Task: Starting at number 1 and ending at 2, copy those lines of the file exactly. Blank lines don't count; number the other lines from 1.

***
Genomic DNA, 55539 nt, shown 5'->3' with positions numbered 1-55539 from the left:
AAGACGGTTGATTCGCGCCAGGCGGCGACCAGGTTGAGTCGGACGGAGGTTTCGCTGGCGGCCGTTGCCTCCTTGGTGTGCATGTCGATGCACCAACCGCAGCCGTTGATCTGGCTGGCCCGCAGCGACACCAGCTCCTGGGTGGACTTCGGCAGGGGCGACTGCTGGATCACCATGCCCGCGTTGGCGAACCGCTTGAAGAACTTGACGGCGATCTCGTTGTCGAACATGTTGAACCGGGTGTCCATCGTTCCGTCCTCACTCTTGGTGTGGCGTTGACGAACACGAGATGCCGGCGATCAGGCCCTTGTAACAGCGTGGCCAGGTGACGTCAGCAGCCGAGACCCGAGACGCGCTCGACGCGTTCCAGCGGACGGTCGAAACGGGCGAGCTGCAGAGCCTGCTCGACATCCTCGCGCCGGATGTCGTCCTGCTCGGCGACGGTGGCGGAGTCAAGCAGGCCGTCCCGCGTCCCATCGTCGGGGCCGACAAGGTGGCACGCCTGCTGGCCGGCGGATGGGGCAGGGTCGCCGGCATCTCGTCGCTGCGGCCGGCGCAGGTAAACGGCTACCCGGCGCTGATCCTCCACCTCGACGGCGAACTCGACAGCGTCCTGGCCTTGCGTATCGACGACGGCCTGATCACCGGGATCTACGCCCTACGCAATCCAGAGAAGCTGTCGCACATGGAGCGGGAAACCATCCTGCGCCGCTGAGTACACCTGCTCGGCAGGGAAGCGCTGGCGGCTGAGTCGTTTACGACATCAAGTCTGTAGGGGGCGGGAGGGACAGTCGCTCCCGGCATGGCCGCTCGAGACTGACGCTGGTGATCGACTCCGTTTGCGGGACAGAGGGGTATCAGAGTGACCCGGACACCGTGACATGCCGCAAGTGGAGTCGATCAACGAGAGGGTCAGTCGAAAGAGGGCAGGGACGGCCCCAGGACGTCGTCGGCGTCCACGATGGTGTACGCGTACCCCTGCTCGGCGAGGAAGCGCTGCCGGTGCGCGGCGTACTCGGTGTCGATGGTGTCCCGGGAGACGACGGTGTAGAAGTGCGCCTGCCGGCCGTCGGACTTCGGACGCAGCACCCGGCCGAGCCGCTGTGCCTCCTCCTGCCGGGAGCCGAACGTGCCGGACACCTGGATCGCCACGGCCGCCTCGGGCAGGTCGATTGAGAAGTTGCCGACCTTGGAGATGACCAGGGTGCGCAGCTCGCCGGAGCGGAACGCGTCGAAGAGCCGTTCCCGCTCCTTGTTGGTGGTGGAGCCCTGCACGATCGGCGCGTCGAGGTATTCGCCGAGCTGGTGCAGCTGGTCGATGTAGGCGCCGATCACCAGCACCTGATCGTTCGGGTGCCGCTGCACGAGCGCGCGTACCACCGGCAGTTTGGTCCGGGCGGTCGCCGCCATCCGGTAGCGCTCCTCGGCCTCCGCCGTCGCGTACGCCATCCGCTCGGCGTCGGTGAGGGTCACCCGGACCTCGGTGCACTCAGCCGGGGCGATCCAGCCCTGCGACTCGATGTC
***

Genomic DNA, 55539 nt, shown 5'->3' with positions numbered 1-55539 from the left:
AAGACGGTTGATTCGCGCCAGGCGGCGACCAGGTTGAGTCGGACGGAGGTTTCGCTGGCGGCCGTTGCCTCCTTGGTGTGCATGTCGATGCACCAACCGCAGCCGTTGATCTGGCTGGCCCGCAGCGACACCAGCTCCTGGGTGGACTTCGGCAGGGGCGACTGCTGGATCACCATGCCCGCGTTGGCGAACCGCTTGAAGAACTTGACGGCGATCTCGTTGTCGAACATGTTGAACCGGGTGTCCATCGTTCCGTCCTCACTCTTGGTGTGGCGTTGACGAACACGAGATGCCGGCGATCAGGCCCTTGTAACAGCGTGGCCAGGTGACGTCAGCAGCCGAGACCCGAGACGCGCTCGACGCGTTCCAGCGGACGGTCGAAACGGGCGAGCTGCAGAGCCTGCTCGACATCCTCGCGCCGGATGTCGTCCTGCTCGGCGACGGTGGCGGAGTCAAGCAGGCCGTCCCGCGTCCCATCGTCGGGGCCGACAAGGTGGCACGCCTGCTGGCCGGCGGATGGGGCAGGGTCGCCGGCATCTCGTCGCTGCGGCCGGCGCAGGTAAACGGCTACCCGGCGCTGATCCTCCACCTCGACGGCGAACTCGACAGCGTCCTGGCCTTGCGTATCGACGACGGCCTGATCACCGGGATCTACGCCCTACGCAATCCAGAGAAGCTGTCGCACATGGAGCGGGAAACCATCCTGCGCCGCTGAGTACACCTGCTCGGCAGGGAAGCGCTGGCGGCTGAGTCGTTTACGACATCAAGTCTGTAGGGGGCGGGAGGGACAGTCGCTCCCGGCATGGCCGCTCGAGACTGACGCTGGTGATCGACTCCGTTTGCGGGACAGAGGGGTATCAGAGTGACCCGGACACCGTGACATGCCGCAAGTGGAGTCGATCAACGAGAGGGTCAGTCGAAAGAGGGCAGGGACGGCCCCAGGACGTCGTCGGCGTCCACGATGGTGTACGCGTACCCCTGCTCGGCGAGGAAGCGCTGCCGGTGCGCGGCGTACTCGGTGTCGATGGTGTCCCGGGAGACGACGGTGTAGAAGTGCGCCTGCCGGCCGTCGGACTTCGGACGCAGCACCCGGCCGAGCCGCTGTGCCTCCTCCTGCCGGGAGCCGAACGTGCCGGACACCTGGATCGCCACGGCCGCCTCGGGCAGGTCGATTGAGAAGTTGCCGACCTTGGAGATGACCAGGGTGCGCAGCTCGCCGGAGCGGAACGCGTCGAAGAGCCGTTCCCGCTCCTTGTTGGTGGTGGAGCCCTGCACGATCGGCGCGTCGAGGTATTCGCCGAGCTGGTGCAGCTGGTCGATGTAGGCGCCGATCACCAGCACCTGATCGTTCGGGTGCCGCTGCACGAGCGCGCGTACCACCGGCAGTTTGGTCCGGGCGGTCGCCGCCATCCGGTAGCGCTCCTCGGCCTCCGCCGTCGCGTACGCCATCCGCTCGGCGTCGGTGAGGGTCACCCGGACCTCGGTGCACTCAGCCGGGGCGATCCAGCCCTGCGACTCGATGTC